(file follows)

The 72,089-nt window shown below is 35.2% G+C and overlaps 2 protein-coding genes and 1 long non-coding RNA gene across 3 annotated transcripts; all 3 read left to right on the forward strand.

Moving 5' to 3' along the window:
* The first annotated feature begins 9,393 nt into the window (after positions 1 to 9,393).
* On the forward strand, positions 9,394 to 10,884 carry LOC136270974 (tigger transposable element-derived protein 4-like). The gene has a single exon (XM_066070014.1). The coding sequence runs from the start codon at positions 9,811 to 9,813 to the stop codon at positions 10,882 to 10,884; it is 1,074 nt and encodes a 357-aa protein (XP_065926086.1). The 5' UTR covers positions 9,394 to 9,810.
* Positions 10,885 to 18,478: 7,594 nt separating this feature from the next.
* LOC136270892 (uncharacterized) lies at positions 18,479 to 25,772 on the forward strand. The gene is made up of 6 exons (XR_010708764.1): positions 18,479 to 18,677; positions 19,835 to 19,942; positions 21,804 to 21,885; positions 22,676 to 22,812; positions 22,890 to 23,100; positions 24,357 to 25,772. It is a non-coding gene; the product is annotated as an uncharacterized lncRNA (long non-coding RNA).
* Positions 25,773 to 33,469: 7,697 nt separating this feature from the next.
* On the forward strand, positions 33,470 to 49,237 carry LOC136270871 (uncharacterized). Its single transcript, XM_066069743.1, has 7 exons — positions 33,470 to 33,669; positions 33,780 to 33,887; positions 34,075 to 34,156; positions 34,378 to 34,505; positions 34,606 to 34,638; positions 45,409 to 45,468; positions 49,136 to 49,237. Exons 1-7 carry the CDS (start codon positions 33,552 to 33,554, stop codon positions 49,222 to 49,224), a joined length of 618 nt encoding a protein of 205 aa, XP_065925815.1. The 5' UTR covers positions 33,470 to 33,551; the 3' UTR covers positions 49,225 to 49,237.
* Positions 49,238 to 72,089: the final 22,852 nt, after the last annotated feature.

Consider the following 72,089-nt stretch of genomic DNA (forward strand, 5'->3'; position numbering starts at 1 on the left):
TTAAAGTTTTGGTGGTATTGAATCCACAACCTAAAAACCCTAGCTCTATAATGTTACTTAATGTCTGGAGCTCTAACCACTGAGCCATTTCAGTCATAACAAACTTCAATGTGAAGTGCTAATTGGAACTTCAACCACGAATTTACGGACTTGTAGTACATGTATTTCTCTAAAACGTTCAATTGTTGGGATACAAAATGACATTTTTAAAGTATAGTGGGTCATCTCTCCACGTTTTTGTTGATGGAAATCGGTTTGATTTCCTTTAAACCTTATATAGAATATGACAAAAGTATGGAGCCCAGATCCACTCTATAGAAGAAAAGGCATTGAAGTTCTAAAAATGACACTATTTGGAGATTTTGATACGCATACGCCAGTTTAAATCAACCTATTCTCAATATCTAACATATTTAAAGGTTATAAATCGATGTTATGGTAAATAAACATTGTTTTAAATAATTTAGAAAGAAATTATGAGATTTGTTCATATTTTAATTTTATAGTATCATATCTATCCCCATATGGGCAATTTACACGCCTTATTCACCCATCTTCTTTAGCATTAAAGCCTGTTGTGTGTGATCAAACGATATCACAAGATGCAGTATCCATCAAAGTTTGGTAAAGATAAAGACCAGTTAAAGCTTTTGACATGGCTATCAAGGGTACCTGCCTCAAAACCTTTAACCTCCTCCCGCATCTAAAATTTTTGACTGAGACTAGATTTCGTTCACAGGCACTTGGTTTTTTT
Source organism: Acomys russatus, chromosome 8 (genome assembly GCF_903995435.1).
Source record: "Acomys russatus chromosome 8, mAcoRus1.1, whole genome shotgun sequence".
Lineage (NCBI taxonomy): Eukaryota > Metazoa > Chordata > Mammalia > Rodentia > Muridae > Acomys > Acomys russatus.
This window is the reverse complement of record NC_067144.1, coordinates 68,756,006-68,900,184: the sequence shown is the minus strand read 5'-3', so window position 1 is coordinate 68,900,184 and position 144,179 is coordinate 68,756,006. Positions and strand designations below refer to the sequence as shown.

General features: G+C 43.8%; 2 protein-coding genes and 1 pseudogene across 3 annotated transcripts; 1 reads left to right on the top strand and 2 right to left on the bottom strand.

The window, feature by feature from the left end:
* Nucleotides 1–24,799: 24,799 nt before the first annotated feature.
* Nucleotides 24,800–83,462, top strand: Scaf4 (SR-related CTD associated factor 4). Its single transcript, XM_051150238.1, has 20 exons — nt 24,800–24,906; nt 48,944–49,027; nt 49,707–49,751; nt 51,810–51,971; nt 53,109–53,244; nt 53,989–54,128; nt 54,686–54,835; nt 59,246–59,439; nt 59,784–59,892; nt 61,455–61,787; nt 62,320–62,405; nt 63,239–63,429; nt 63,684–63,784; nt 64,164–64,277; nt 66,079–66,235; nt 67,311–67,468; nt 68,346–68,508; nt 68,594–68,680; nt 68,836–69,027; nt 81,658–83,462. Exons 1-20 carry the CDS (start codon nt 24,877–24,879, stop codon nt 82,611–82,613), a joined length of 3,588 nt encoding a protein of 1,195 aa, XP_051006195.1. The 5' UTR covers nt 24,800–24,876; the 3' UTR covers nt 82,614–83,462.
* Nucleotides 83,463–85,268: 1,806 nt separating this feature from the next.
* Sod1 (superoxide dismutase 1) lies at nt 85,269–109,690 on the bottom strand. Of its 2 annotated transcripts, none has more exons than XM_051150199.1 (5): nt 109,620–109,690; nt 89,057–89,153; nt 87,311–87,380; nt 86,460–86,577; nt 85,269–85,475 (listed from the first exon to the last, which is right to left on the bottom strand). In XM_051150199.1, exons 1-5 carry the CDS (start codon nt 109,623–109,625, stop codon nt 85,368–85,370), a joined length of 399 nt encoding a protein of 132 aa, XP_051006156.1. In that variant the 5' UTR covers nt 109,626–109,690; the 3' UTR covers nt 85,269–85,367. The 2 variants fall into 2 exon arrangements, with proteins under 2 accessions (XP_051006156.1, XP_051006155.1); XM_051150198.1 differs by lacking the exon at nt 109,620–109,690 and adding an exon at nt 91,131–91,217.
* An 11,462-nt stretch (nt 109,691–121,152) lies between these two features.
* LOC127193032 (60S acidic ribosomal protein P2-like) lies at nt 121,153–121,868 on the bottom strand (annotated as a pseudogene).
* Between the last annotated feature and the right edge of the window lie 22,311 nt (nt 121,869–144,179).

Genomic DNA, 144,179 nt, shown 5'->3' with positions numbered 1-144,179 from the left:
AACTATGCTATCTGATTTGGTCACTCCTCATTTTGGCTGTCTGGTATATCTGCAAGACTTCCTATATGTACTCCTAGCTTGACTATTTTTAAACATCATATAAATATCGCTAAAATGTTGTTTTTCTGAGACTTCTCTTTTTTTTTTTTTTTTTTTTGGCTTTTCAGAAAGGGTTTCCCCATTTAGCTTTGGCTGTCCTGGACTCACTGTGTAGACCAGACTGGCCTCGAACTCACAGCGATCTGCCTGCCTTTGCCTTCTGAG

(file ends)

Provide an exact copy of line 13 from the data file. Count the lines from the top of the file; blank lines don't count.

Source record: "Acomys russatus chromosome 8, mAcoRus1.1, whole genome shotgun sequence".